You know who I blame most for this too? Averion Hurts. A coach is tasked with telling players tough truths about their limitations, a parent even moreso. And in this case, there was a two-fold failure. Encourage your children to follow their dreams, for sure. But there also has to be a brake on unrealistic exuberance, even if it’s painful; and particularly when five years of performances have indicated that it’s time, well past time, to have that talk.
Should the Eagles give up on Jalen? Of course not. Is it time to think about transitioning him to a Slash player? That should have been the draft strategy all along.
You’ll always have this, Jalen. And we’ll always love you for it.
Wanna’ be a ‘Rona Truther and not get vaccinated? Be prepared to take PCR tests three times a week this fall, according to guidance issued by the NCAA yesterday. Conferences have also largely tried to quash this as well, with several conferences now requiring forfeiture of games for outbreaks — including the SEC, where half of its teams were over the 80% threshold three weeks ago, and that number is climbing as fall camps prepare to open.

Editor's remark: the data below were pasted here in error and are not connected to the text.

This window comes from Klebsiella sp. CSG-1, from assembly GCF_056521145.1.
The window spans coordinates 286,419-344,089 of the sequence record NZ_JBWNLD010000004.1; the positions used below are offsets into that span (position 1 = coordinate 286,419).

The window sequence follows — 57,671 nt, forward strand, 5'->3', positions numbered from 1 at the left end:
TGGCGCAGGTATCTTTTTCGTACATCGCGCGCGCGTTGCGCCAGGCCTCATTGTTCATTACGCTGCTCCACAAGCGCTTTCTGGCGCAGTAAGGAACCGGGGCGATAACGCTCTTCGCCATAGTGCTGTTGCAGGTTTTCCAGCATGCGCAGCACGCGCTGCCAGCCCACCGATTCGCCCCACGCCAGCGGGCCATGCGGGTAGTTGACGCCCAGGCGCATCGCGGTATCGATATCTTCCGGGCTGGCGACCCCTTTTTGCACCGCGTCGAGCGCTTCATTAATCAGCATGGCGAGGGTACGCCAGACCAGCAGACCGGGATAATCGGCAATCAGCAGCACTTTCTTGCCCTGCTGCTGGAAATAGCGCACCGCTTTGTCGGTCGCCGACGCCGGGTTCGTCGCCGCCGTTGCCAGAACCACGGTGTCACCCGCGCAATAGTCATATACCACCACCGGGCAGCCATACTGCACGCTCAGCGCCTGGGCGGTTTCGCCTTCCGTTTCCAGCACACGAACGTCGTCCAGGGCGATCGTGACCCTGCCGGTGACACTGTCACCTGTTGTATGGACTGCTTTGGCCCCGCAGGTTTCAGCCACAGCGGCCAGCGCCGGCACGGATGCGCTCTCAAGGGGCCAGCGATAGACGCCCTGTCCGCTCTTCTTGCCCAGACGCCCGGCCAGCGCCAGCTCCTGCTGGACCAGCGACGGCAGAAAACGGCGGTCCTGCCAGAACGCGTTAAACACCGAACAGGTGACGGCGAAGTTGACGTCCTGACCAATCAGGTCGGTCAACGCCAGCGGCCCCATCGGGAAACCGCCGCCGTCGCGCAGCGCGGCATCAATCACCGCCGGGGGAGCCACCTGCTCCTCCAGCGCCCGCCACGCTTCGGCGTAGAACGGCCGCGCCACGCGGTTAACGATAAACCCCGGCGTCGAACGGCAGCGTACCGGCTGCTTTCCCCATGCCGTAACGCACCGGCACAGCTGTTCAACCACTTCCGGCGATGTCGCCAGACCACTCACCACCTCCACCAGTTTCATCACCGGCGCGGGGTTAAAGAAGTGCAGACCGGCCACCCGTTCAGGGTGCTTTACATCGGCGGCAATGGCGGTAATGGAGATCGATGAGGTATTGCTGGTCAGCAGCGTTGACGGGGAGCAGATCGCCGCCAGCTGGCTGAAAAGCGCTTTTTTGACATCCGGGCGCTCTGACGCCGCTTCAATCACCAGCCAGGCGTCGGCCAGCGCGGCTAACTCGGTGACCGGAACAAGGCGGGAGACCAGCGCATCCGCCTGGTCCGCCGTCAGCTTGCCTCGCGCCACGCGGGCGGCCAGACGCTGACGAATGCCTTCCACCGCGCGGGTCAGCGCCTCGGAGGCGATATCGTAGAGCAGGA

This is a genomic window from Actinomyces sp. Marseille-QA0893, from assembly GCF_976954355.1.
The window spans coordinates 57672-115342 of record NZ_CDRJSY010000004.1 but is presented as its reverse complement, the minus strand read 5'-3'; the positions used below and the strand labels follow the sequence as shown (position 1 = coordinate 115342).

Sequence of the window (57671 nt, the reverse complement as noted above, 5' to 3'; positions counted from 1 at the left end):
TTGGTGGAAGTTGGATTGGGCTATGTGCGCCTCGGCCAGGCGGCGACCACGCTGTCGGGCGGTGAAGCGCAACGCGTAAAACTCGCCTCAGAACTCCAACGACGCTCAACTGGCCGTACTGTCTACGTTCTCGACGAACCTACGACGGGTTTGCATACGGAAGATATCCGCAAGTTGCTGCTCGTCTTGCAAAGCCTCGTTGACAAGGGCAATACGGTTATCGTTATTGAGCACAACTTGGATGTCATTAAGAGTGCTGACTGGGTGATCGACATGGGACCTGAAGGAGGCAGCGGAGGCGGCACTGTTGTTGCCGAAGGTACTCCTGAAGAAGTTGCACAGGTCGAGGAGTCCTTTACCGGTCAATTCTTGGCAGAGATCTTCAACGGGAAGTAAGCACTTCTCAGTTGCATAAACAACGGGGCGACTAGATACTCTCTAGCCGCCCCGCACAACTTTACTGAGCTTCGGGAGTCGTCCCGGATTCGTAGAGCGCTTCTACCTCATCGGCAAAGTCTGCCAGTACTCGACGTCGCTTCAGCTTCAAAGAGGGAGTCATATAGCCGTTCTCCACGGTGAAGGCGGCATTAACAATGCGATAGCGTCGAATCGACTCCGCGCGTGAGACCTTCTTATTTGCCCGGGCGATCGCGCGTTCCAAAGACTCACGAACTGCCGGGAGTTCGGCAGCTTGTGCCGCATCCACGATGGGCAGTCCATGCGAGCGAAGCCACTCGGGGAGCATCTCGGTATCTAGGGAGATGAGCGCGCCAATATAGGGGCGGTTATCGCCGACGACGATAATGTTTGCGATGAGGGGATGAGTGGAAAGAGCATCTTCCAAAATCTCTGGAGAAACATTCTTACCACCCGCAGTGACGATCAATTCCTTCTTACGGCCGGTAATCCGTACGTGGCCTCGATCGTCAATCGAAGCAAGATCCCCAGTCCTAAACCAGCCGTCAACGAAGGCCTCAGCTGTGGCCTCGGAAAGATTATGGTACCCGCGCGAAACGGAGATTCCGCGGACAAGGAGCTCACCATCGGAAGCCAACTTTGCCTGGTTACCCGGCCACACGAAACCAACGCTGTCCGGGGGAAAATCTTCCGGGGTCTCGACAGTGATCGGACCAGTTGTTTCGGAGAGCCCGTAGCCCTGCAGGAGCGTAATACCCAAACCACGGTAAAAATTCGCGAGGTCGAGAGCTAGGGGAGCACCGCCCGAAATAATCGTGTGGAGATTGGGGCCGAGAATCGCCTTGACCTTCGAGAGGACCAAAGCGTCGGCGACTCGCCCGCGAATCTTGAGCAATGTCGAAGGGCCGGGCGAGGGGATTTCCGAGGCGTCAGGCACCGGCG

That is the stick, but where is the carrot? The carrot comes in the form of not having to have PCR tests or quarantine protocols if players have been vaccinated.
You knew this wasn’t going to end quietly.
The lawmakers are involved now. In addition to the hilarious hearings occurring in the Texas state legislature, lawmakers have begun to ask the US Department of Justice to look into anti-trust violations by ESPN and the SEC.
The SEC certainly has done itself no favors either; they may have poached two teams from the windblown husk of Meth Country, but it has now forfeited any sort of leadership role that Greg Sankey has worked years to cultivate. In fact, every other conference in the nation is now aligned against it. Good job, Greg! When teams have difficulties scheduling home and aways, or find yourself outvoted 4-1 in the NCAA, or have poison pills crammed down your throat by five dozen other member institutions, you have only yourself — and this pennwise, pound-foolishness — to blame.
Expect revanchism, people. It will come. And, yes, Sen. Marshall (R-Kansas), the NCAA and SEC has done itself zero favors on the anti-trust front as well.
However, one group that has entered radio silence is who you’d least expect — the Big 12. The AAC is denying collusion to the moon, the Big 12 is saying they have a gentleman’s agreement not to litigate this in the public airwaves, and ESPN is issuing sheepish legalese about possible pre-emptory “consultation with broadcasting partners.”